“I hope to have an impact on people with sight impairments and show them that it doesn’t have to stop you from getting what you want”
Sooraya Walker and Mike Wilkerson meet Paralympic champion British rower Ellen Buttrick who shares her Paralympics experience at Tokyo 2020, and hopes on making an impact through her sport, and master’s at LSE.
What’s your name and what are you studying?
I’m Ellen Buttrick, and I’m studying an MSc in Gender Policy and Inequalities.
Can you tell us about your experience at the Tokyo Paralympics?
It was an incredible experience. It was my first Paralympic Games. I was in the PR3 Mixed Coxed Four which is one of the rowing events, and I won a gold medal with my team. It was really incredible to be there and represent the country.
How was the whole experience at Tokyo 2020 this year? It must have been tough not having any fans there.
It was challenging not having as many fans there, I think because you have the support of your family and friends when you’re competing. I’ve been training for the Paralympics now for seven years, so to get there and not be able to share the moment was hard. But you definitely felt everybody back home supporting you. It also meant that you could really focus on the event and what you were doing because I don’t usually have my family come up to every competition anyway. In rowing, especially, we don’t have fans lining the entire 2000 metre racecourse, we have 250 metres of fans. There was a lot of Japanese volunteers who really liked GB, so they just sat in the stands and screamed GB to us for the last bit, and so it kind of felt like your family was there anyway.
ParalympicsGB Rowers, Ellen Buttrick aged 26, from Leeds, Giedre Rakauskaite aged 30, from Worcester, James Fox aged 29, from Peterborough, Oliver Stanhope aged 23, from Hampton, Cox Erin Kennedy aged 29, from Wantage, win gold in the PR3 Mixed Coxed Four.” Copyright imagecomms 2021©, licensed under CC BY 2.0.
In your sport specifically, you have three other rowers in your team. What was it like being able to experience that win with them?
I’m in the PR3 Mixed Coxed Four. We’ve got four rowers and one Cox. There’s two men, two women and then the Cox is a woman. Crossing the finish line was a really incredible experience. We’ve been in that boat now for three years. Usually, you have a mix of every year, but we’ve been dominant in that boat. The GB Four has won eleven years in a row and we’ve got this legacy that we have to uphold. We’ve got a lot of pressure on our shoulders, but we hold ourselves accountable and we make sure that we train really hard, and we do everything that we can do to win. When we crossed that finish line and were eleven seconds ahead of the US, who are our biggest competition, we were so happy that the hard work had paid off.
You have a condition called Stargardt Disease, tell us a bit more about that.
Stargardt Disease is a form of juvenile macular degeneration, which means that your central vision is blurred. I got diagnosed when I was 19. I was doing my undergrad degree and I kept on not being able to read the board in lectures. I went to like loads of different opticians. They were like, “Oh no, you’re fine, you’re fine”. Then eventually I said to them, “look, I can’t see the board”, and they sent me to the hospital and diagnosed me with this disease. I was like, “oh well, that means I can go to Paralympics”. So, I finished my degree, and then I went to train with the GB team to try and get into the Paralympics. It just means that I can’t drive and I can’t see the board, so I have to use technology on my laptop to zoom in on everything. I’m just starting my master’s now and the technology is so much better than it was five years ago. So, I’m finding it so much easier.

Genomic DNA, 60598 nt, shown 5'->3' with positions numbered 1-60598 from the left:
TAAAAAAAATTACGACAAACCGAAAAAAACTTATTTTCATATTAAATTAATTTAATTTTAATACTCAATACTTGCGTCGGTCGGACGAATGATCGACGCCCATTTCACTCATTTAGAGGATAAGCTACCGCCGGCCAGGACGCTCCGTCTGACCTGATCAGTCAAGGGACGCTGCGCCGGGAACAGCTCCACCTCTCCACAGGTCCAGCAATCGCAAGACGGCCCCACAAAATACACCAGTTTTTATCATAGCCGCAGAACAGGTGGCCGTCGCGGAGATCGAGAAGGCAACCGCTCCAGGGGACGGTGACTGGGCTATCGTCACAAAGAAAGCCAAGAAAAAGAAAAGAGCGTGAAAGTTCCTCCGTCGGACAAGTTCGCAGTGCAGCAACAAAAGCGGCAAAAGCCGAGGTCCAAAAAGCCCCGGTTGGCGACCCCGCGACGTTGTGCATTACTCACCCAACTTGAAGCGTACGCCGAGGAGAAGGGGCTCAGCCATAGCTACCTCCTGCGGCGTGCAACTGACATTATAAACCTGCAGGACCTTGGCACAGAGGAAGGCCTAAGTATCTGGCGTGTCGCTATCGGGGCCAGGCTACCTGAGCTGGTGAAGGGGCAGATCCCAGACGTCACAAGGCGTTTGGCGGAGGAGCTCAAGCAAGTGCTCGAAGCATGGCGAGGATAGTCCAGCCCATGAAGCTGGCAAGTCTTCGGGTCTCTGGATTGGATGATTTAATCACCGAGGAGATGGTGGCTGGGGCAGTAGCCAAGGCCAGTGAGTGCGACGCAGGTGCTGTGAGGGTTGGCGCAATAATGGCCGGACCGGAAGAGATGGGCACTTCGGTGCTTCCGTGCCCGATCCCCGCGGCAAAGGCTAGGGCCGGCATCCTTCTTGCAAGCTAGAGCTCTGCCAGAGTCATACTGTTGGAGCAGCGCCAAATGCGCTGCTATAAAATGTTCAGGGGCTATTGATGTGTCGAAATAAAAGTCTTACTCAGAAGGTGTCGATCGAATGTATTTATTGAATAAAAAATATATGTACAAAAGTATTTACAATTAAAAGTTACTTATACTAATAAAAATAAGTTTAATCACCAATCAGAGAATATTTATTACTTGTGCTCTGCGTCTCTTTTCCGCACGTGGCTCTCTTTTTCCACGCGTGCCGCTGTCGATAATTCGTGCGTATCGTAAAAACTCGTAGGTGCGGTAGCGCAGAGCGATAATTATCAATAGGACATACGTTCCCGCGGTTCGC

I read somewhere that you weren’t actually into sports. When did you find out about rowing and what made you want to go down this road?
I watched the London 2012 Olympics and Paralympics, and during the week of the Olympics I actually started rowing at my local club. Even though I wasn’t massively sporty, and my family aren’t sporty, I did like being the best or like doing my best. When I found rowing, I found something where I could work hard and I could get the result. I don’t know if it’s because I’ve got the right height and the right arm length, but it just worked and it clicked for me. I watched the Olympics and I really enjoyed that, and GB were really successful, especially the women’s squad. And then I watched the Paralympics and I was like, gosh that’s really incredible, if I had a disability, I’d love to be representing my country at a Paralympics and making the most of that. Then two years later, when I was diagnosed, I was like, “right, I’m going to have to go to the Paralympics now” because I said I would if I had a disability. I’d thrown the gauntlet down and I had to do it.
“ParalympicsGB Rowers, Ellen Buttrick aged 26, from Leeds, Giedre Rakauskaite aged 30, from Worcester, James Fox aged 29, from Peterborough, Oliver Stanhope aged 23, from Hampton, Cox Erin Kennedy aged 29, from Wantage, win gold in the PR3 Mixed Coxed Four.” Copyright imagecomms 2021©, licensed under CC BY 2.0.